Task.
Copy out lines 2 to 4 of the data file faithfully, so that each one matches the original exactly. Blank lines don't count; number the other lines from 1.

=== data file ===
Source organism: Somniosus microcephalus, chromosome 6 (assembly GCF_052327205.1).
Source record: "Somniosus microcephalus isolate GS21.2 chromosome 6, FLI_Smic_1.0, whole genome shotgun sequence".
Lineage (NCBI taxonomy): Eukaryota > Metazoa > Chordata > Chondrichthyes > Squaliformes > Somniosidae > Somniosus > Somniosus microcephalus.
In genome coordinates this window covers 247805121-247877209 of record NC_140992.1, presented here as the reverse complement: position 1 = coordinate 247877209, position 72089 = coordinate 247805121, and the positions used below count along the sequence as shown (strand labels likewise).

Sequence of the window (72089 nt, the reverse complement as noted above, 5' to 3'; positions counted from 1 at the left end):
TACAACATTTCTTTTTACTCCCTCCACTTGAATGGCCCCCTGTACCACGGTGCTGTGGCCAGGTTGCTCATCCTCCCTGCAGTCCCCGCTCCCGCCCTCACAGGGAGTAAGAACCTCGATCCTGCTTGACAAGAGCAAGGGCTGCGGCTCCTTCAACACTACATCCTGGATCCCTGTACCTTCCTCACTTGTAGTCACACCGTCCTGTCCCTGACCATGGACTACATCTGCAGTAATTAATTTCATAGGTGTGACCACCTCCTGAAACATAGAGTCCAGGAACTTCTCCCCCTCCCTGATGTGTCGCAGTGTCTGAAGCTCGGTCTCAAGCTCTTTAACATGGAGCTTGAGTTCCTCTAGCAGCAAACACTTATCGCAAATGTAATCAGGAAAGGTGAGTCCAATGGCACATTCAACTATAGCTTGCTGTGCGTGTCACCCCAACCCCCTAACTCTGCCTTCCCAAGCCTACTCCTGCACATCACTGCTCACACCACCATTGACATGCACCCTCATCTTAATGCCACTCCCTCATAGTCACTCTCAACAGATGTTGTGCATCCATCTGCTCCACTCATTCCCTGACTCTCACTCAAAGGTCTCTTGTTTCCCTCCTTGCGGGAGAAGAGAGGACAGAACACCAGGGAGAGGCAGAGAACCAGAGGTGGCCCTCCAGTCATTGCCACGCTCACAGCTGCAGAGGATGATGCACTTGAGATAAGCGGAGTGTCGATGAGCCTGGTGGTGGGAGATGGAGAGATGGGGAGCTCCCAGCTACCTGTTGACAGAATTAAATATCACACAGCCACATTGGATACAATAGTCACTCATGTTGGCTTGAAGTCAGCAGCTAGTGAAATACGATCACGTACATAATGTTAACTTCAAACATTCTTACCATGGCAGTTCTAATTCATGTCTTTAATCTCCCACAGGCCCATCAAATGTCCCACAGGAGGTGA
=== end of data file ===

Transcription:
Source record: "Somniosus microcephalus isolate GS21.2 chromosome 6, FLI_Smic_1.0, whole genome shotgun sequence".
Lineage (NCBI taxonomy): Eukaryota > Metazoa > Chordata > Chondrichthyes > Squaliformes > Somniosidae > Somniosus > Somniosus microcephalus.
In genome coordinates this window covers 247805121-247877209 of record NC_140992.1, presented here as the reverse complement: position 1 = coordinate 247877209, position 72089 = coordinate 247805121, and the positions used below count along the sequence as shown (strand labels likewise).